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Pride, Prejudice and Power

Updated: Jun 5


a message by Rev. Dr. Bruce Havens

Coral Isles Church, U.C.C.

June 2, 2024

Mark 2:23 - 3:6 NRSV

23 One sabbath Jesus was going through the grainfields; and as they made their way his disciples began to pluck heads of grain. 24 The Pharisees said to him, “Look, why are they doing what is not lawful on the sabbath?” 25 And he said to them, “Have you never read what David did when he and his companions were hungry and in need of food? 26 He entered the house of God, when Abiathar was high priest, and ate the bread of the Presence, which it is not lawful for any but the priests to eat, and he gave some to his companions.”

27 Then he said to them, “The sabbath was made for humankind, and not humankind for the sabbath; 28 so the Son of Man is lord even of the sabbath.”

3:1 Again he entered the synagogue, and a man was there who had a withered hand. 2 They watched him to see whether he would cure him on the sabbath, so that they might accuse him. 3 And he said to the man who had the withered hand, “Come forward.” 4 Then he said to them, “Is it lawful to do good or to do harm on the sabbath, to save life or to kill?” But they were silent. 5 He looked around at them with anger; he was grieved at their hardness of heart and said to the man, “Stretch out your hand.” He stretched it out, and his hand was restored. 6 The Pharisees went out and immediately conspired with the Herodians against him, how to destroy him.

I’m an angry man.  I am.  I’m angry.  I’m angry about rules.  Rules, rules, rules.  Mostly I’m angry about people that don’t follow the rules.  You go to the store and there’s the 10 item only express check-out lane, right?  I’m like, “Hey, lady that carton of eggs has 12 eggs you can’t come through here!  Rules, people.  Gotta have rules!  How about driving?  I’m angry with speeders.  When they are behind me.  What?  Of course I speed, but you know, the rules only apply when it is convenient, right?  I’m angry when people in front of me go too slow, too.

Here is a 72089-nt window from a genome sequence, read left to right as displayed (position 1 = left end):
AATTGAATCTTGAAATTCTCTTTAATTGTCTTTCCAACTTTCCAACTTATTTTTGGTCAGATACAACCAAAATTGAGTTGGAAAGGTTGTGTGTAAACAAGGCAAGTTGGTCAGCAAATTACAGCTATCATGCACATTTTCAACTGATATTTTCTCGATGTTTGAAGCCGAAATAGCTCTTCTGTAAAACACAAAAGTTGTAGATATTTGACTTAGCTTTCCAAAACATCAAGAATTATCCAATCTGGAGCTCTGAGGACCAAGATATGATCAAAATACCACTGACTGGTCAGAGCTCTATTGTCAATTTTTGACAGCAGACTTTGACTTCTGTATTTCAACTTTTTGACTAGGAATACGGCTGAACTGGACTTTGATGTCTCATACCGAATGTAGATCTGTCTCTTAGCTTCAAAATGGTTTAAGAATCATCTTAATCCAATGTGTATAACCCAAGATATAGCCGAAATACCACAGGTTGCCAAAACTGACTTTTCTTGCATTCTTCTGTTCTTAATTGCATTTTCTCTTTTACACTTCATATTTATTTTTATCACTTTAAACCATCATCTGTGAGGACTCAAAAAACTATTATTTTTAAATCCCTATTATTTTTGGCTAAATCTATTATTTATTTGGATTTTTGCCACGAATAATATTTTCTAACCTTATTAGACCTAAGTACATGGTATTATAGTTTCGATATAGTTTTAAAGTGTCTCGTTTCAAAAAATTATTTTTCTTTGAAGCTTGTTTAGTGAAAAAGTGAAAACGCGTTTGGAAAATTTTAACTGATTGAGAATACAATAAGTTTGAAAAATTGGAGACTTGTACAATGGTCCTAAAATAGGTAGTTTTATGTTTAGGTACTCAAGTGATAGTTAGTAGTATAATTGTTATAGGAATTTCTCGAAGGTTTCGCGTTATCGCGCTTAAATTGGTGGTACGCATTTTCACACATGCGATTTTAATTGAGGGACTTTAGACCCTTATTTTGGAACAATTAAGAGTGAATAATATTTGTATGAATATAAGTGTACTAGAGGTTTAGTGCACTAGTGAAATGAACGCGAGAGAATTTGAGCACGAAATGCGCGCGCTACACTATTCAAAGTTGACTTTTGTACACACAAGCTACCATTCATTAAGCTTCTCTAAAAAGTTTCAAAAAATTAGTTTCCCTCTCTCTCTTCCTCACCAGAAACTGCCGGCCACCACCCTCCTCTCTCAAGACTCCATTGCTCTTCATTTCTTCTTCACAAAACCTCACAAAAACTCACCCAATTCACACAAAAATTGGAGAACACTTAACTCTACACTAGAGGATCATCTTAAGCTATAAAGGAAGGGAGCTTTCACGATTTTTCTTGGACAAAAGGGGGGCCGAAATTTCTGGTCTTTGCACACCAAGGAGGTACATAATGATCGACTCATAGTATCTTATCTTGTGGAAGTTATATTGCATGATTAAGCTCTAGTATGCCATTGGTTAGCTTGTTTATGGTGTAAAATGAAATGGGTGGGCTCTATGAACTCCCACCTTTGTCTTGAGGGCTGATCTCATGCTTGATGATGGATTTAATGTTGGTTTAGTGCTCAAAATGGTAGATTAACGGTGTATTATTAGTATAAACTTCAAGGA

How about you?  What makes you angry?  Do you like people who follow the rules?  Most church folks are.  They like rules.  So, no wonder all those Pharisees were angry with Jesus when he was breaking the rules.  I mean, come on Jesus, why didn’t you just turn some stones into bread when the disciples were hungry.  Instead, you let them break the rules!  The Sabbath was for rest.  No work on the Sabbath.  No work on Sundays.  Remember when that was a rule?  Back in the day you couldn’t buy booze on Sunday.  It was a rule.

I remember one Thanksgiving Day way back when my cousin and brothers were thirsty for some beer.  So, we went out to get some and then we began to worry that we wouldn’t be able to buy any because it was a Sunday.  I mean it felt like one, right?  But no, it finally dawned on our turkey-and-pie addled brains that it was Thursday.  We could buy beer.  Or I should say they could.  I didn’t drink beer.


But today our Scripture reading is about a problem with rules.  First off, Jesus and the boys are wandering through a grain field and popping seeds into their mouths.  That counts as work.  It was the Sabbath.  No work on the Sabbath according to the rules.  Evidently there were some Fundamentalists, er, I mean some Pharisees following, watching, you know?  When someone is out to get you, they watch, and they wait for you to break the rules so they can yell “gotcha!”  When they scold Jesus for letting them do it, he says, “Hey, remember good old King David?  He and his men went into the Temple and took the Holy bread to eat when they were hungry, and God didn’t smite them, did He?  No!”  That made Pharisees angry!  Jesus was breaking the rules!


Then as if that weren’t bad enough then Jesus goes and heals a man.  Wait a minute bro’, that’s clearly work the Pharisees are thinking.  Jesus asks them, “Is it lawful to heal or kill on the Sabbath?  What’s that rule, boys?”  Like most weasels do when cornered, they were silent.  Then Jesus was angry!  Angry at their lack of compassion.  Angry at putting the rules before people.  Because to Jesus everyone mattered, and the most oppressed, the suffering, the ones who everyone else thought mattered less mattered the most to him.  He wanted those religious leaders to see this.  God didn’t make people for the rules, Jesus says, God made the rules for the people and the people come first.